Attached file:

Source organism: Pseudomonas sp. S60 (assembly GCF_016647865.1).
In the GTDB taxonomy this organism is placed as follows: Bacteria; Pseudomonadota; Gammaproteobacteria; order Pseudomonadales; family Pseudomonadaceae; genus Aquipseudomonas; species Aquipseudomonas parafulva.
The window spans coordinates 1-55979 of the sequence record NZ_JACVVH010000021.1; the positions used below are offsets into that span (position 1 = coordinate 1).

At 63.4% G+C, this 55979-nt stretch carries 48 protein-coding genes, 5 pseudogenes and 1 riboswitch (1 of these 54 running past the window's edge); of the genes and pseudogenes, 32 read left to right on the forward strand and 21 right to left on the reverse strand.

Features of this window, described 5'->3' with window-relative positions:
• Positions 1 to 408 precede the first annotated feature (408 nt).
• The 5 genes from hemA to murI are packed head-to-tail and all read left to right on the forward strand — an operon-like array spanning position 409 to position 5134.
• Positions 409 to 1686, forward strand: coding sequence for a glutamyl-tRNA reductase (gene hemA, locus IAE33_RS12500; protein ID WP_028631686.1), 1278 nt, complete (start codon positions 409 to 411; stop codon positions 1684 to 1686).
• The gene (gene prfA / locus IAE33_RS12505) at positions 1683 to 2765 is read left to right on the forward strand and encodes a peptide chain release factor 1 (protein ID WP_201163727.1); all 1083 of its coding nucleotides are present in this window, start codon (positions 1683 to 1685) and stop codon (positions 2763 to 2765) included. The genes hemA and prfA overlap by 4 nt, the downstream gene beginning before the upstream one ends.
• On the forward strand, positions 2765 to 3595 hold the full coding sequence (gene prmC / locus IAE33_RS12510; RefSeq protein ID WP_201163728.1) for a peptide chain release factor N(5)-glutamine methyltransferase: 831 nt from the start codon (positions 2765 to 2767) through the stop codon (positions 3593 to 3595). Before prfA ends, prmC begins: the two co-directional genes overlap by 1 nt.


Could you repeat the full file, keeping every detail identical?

Source organism: Pseudomonas sp. S60 (assembly GCF_016647865.1).
In the GTDB taxonomy this organism is placed as follows: Bacteria; Pseudomonadota; Gammaproteobacteria; order Pseudomonadales; family Pseudomonadaceae; genus Aquipseudomonas; species Aquipseudomonas parafulva.
The window spans coordinates 1-55979 of the sequence record NZ_JACVVH010000021.1; the positions used below are offsets into that span (position 1 = coordinate 1).

At 63.4% G+C, this 55979-nt stretch carries 48 protein-coding genes, 5 pseudogenes and 1 riboswitch (1 of these 54 running past the window's edge); of the genes and pseudogenes, 32 read left to right on the forward strand and 21 right to left on the reverse strand.

Features of this window, described 5'->3' with window-relative positions:
• Positions 1 to 408 precede the first annotated feature (408 nt).
• The 5 genes from hemA to murI are packed head-to-tail and all read left to right on the forward strand — an operon-like array spanning position 409 to position 5134.
• Positions 409 to 1686, forward strand: coding sequence for a glutamyl-tRNA reductase (gene hemA, locus IAE33_RS12500; protein ID WP_028631686.1), 1278 nt, complete (start codon positions 409 to 411; stop codon positions 1684 to 1686).
• The gene (gene prfA / locus IAE33_RS12505) at positions 1683 to 2765 is read left to right on the forward strand and encodes a peptide chain release factor 1 (protein ID WP_201163727.1); all 1083 of its coding nucleotides are present in this window, start codon (positions 1683 to 1685) and stop codon (positions 2763 to 2765) included. The genes hemA and prfA overlap by 4 nt, the downstream gene beginning before the upstream one ends.
• On the forward strand, positions 2765 to 3595 hold the full coding sequence (gene prmC / locus IAE33_RS12510; RefSeq protein ID WP_201163728.1) for a peptide chain release factor N(5)-glutamine methyltransferase: 831 nt from the start codon (positions 2765 to 2767) through the stop codon (positions 3593 to 3595). Before prfA ends, prmC begins: the two co-directional genes overlap by 1 nt.